When you need to get or test a new idea, do you typically ask people in your company, in a close social circle, or with a similar background? Asking frequent, familiar sources is easy to do, and if the question is just what to get for lunch, it may be a great approach.
However, if you are looking for fresh thinking, this tactic is sub-optimal. A better method, according to network science, is to solicit ideas from someone who has a different industry work background.
You might agree that diversity would be helpful, but wonder how to find those with a different background within your organization. How do you get ideas from people outside of your company or industry?
1. Dormant Ties Are an Untapped Resource
To widen your network and receive more diverse ideas, Wharton Professor Adam Grant suggests soliciting ideas from “dormant ties,” people in your network who know you well (and you trust) but who you don’t speak with very often.
When I’ve encouraged friends to reach out to past work colleagues or school mates on LinkedIn, I’ve sometimes encountered resistance. Women, in particular, are often reluctant to reach out, giving reasons like, “It’s been a long time since we’ve spoken, and they will just think I want something.”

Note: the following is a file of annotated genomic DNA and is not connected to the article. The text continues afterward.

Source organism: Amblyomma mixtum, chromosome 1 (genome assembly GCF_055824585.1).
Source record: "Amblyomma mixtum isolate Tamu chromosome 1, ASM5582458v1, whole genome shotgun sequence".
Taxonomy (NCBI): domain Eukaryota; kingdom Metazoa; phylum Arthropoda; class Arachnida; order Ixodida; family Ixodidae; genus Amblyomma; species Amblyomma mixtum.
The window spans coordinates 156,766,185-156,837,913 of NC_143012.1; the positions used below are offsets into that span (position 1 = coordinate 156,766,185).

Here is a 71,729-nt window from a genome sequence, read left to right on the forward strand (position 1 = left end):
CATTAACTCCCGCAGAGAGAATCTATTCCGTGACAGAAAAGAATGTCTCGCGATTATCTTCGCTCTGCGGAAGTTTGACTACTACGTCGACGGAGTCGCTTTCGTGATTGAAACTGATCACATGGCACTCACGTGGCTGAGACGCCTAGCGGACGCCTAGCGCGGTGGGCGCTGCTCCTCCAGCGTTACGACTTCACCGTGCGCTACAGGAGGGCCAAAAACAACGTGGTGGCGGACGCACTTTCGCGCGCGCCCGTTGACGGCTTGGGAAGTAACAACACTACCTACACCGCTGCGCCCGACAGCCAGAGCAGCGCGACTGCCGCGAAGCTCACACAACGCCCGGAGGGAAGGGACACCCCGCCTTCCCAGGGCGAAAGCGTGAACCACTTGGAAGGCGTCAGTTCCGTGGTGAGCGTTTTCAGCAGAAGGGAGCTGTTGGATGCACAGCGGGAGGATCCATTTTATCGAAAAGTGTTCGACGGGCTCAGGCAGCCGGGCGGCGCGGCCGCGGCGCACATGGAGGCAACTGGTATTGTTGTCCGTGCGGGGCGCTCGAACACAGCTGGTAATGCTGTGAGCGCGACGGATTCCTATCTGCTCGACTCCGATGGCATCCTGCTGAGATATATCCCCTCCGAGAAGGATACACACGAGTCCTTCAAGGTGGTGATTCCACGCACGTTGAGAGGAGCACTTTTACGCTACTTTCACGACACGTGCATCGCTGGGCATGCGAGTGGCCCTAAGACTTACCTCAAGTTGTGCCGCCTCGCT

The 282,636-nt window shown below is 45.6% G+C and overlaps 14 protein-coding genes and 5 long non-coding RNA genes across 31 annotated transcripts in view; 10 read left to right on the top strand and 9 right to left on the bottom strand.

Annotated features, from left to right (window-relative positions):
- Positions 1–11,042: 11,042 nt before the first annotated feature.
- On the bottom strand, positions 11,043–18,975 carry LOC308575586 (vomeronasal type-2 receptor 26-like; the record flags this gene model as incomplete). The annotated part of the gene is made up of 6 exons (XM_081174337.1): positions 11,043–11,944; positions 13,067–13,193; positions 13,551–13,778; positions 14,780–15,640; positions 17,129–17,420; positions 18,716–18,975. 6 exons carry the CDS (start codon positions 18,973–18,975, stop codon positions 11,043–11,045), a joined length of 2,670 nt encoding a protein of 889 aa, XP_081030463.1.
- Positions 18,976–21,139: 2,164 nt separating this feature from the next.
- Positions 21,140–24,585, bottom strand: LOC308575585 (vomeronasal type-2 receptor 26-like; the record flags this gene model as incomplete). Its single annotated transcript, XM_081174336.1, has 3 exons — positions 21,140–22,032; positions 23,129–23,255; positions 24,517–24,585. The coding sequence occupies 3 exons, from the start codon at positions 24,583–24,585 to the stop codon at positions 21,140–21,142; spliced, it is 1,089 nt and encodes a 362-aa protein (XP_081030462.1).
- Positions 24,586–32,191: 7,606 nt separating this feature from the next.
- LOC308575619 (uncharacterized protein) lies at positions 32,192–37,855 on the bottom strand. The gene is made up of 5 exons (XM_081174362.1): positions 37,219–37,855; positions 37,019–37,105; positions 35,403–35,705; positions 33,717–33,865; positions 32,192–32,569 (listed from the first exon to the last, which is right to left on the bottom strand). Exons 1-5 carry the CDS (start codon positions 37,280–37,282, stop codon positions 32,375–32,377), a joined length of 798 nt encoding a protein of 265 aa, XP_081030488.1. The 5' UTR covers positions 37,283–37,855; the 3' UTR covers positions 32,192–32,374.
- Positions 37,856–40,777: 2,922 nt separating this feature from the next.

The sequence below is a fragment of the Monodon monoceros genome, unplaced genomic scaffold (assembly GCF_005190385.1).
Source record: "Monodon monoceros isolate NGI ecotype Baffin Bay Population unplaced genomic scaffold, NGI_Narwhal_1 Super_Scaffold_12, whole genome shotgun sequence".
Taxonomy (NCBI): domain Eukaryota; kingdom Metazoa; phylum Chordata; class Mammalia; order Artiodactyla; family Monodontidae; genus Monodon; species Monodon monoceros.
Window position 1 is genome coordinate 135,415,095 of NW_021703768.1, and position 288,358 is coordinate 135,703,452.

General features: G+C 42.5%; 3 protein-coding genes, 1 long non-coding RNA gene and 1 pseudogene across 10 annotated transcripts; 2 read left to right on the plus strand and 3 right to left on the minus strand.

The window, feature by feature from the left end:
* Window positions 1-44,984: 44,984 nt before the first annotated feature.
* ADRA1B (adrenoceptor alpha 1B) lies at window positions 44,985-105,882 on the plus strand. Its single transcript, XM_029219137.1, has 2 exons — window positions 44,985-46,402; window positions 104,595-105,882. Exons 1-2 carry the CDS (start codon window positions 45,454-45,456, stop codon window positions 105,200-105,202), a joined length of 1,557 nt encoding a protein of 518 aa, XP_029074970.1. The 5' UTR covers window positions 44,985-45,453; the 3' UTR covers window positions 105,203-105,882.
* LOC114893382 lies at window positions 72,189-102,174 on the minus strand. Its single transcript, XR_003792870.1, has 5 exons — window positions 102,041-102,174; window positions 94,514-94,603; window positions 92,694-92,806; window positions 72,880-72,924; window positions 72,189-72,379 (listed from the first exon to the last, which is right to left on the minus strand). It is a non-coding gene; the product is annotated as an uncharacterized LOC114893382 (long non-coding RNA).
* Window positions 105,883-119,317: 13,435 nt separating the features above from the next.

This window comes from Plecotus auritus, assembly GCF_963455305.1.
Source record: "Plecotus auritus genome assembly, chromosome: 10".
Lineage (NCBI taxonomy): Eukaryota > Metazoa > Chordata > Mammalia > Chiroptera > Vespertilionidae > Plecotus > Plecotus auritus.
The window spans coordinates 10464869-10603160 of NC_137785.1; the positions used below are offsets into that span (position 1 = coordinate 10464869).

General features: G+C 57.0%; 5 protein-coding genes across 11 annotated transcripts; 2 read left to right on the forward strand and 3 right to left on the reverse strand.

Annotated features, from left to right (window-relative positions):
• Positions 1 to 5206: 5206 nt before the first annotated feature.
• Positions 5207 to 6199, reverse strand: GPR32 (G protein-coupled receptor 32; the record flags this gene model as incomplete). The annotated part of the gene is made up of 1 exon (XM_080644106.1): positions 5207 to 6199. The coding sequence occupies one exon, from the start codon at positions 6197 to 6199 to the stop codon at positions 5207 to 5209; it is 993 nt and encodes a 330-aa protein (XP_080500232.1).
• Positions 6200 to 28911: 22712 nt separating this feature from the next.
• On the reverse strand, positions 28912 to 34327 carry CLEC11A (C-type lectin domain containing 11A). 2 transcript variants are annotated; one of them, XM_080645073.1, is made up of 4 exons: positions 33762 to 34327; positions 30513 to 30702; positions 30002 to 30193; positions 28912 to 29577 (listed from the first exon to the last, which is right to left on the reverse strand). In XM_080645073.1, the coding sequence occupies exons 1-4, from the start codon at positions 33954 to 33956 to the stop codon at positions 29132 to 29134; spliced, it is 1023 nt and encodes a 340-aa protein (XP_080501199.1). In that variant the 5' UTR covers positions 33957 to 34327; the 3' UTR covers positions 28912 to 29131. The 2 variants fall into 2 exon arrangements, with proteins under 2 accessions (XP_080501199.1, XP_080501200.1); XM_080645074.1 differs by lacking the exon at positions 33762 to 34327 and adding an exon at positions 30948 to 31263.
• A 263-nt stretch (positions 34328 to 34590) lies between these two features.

In my experience, this sort of reluctance to reach out is the product of flawed thinking. I encourage everyone to reach out to dormant ties. You are likely to be surprised at just how willing they are to connect with you and by the new thinking they bring.
2. Peer Groups Help You Meet New People and Widen Your Experience
Some companies, like Johnsonville Sausage, have collaboration and diversity built into their cultures. In a worksession at Johnsonville, I was impressed by the quality of dialog, along with the organization’s commitment to learning, listening to the market, and getting ideas from all employees. Johnsonville CEO Ralph Stayer wrote about this culture in his book Flight of the Buffalo.
But most of us don’t work for Johnsonville. How do we meet new people and widen our experiences outside of our immediate colleagues?
One effective way is to join a mastermind peer group that includes peers from other industries. Members and their moderator make the commitment to invest time with monthly meetings to solve the toughest business issues. Individuals are encouraged to remain open to learning and feedback from peers. You’ll solicit an outside perspective, not from your industry. This usually leads to valuable, fresh thinking.
What other methods have you found for growing your network and broadening your thinking?